All right, you’ve got me here.  I can’t advocate buying or acquiring things if you’ve truly not got a place to keep them. Splendor can’t flourish in clutter. And silver does have some basic requirements for storage and upkeep, so you can’t just shove it anywhere.

But keep in mind that you may be able to find a few clever storage solutions, and your only option for storing silver doesn’t have to be a specialty chest, cabinet or closet, although, those are all peachy.

For example, you can stash flatware, which often always comes with a storage case, under a dresser, bed or even under your couch if need be. Larger items can be put in an anti-tarnish bag or wrapped in anti-tarnish cloth and stored in a tote. Just make sure the tote is stored in a cool, dry place – if your basement is climate controlled, that’s an option. That is especially useful for larger items you don’t use all the time – platters, punch bowls, big serving pieces.

Don’t overlook simply “storing” a beautiful bowl, tray or platter as part of your home decor. Bookshelves, tabletops and even your walls can be a home for your silver pieces. Yes, you might need to polish it a bit more often than if it was stored in a tarnish-resistant area, but on the other hand, it’s lovely to enjoy your silver every day. Limited space or lack of safe storage places might mean you have to be selective about the pieces you choose to have but it doesn’t have to mean going without, either.

Myth 6 – My silver is an heirloom, I don’t want to damage it

As someone who’s silver is mostly heirlooms, I FEEL you on this. A lot of silver or china has been passed down through at least one or two generations, and it would be sad to lose a piece to accident or improper care. I have a large collection of silver, china, and glassware that came from various grandmothers and grandmothers-in-law and I would be very sad if anything happened to those pieces.

You can certainly choose to keep special items stored away. That most definitely increases the likelihood they’ll survive for another generation. But what you are keeping those treasures for if no one is ever allowed to enjoy them?

Consider if the piece in question was already used and loved by one generation. If so, then odds are good it’s already got a few dings or scratches on it so you may as well add your own story to it by using it on your table. At the very least, don’t let fear of damaging something hold you back from using it and making new memories. Learn how to properly use, clean, and store the piece in question. Do a bit of research on the maker, age, and materials, and that will tell you a lot about what care the piece will need.

The piece of wedding silver Grandma used regularly and cared for is probably in excellent shape and well-made enough to handle being used. On the other hand, if a piece was used heavily or cared for improperly, then it might be in too fragile condition to use. But it’s been my experience that a lot of the “good stuff” that gets handed down has been only lightly used, for fear of damaging it,  or uncertainty for how to care for it. Silver can also take a bit more abuse than fine china or crystal, too, so it may be the perfect starting point for getting comfortable bringing some of your heirlooms to the table.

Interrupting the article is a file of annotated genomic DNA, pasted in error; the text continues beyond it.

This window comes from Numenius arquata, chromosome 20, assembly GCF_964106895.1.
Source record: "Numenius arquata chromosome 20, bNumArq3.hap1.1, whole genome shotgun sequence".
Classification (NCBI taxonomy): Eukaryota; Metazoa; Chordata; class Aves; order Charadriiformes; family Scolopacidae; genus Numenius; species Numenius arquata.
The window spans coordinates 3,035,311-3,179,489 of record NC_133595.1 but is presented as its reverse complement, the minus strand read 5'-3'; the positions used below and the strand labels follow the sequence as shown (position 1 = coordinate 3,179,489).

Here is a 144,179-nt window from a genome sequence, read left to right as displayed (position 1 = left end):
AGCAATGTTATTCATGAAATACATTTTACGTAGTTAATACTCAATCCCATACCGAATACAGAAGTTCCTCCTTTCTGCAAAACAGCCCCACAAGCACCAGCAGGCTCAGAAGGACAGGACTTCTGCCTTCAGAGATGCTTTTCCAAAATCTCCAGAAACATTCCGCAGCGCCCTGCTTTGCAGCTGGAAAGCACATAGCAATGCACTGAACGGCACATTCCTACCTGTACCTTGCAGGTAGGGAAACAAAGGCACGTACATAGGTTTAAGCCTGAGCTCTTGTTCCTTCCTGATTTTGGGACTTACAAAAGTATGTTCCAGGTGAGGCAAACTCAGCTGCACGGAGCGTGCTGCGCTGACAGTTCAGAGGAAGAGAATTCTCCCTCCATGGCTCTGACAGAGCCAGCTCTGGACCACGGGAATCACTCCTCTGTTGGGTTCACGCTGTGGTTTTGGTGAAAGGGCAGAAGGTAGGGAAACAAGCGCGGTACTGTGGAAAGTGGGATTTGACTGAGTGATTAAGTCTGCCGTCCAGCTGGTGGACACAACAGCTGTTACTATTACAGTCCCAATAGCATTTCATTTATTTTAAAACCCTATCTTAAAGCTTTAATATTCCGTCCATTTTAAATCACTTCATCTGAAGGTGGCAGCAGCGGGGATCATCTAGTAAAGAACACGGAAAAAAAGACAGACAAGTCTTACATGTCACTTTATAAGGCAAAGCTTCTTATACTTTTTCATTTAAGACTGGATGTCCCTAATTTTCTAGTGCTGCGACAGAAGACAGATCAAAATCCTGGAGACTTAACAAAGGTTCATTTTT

This is a totally subjective matter – only you can and should decide if a piece simply means too much to risk it on the dinner table. But I would encourage you to find ways to use your heirlooms – not only will you have lovely pieces for your table, you’ll be connecting with your ancestors, maybe even creating new memories among the younger generation of “great-grandma’s silver”.

Myth 7 -People will think I’m ridiculous for using “fancy” stuff.

Believe it or not, I think I’ve heard this concern more than most of the others on this list! People want to have parties or events that feature “fancy” things like table silver but they’re worried it will be off-putting or make people uncomfortable or that people will think they’re stuck up.

If this is something that concerns you, you’re not alone. Of course none of us want anyone in our home to feel uncomfortable and of course none of us want give the mistaken impression that because we like to be fancy-pants on occasion we think we’re somehow superior.

If you’re concerned you’ll come off as fussy or pretentious for breaking out the silver or china, start small. Use it for dinner at home with yourself or your spouse/partner/roommate – preferably someone who also thinks it’s fun to play around with this kind of thing. Test it out. Have a few meals and see how it feels. Repeat until you feel totally comfortable, bored, almost. The goal here is to get you to a point where this is all normal for you. If it’s normal for you, then you’ll feel more confident about stepping up your dining game with friends or family. If it’s normal for you, you won’t feel like you’re “showing off” by using fancy table stuff You’ll just be sharing something you enjoy with people you care about.

At the end of the day, it’s easy to find reasons not to use your household silver. If you’re afraid of it or if you’re worried about how to care for your silver, you’ll avoid it. There’s a workaround to nearly every issue here – it may take time or patience or a little bit of extra work, but if it is something you care about and want to do, you can find a way. And it really is a lovely way to enhance your table and meals.

Growing your collection of table silver, china, crystal, linens and home decor doesn’t have to break the bank.

SPLENDOR ON A SHOESTRING is my guide to finding antique and vintage tableware and household goods at any price point.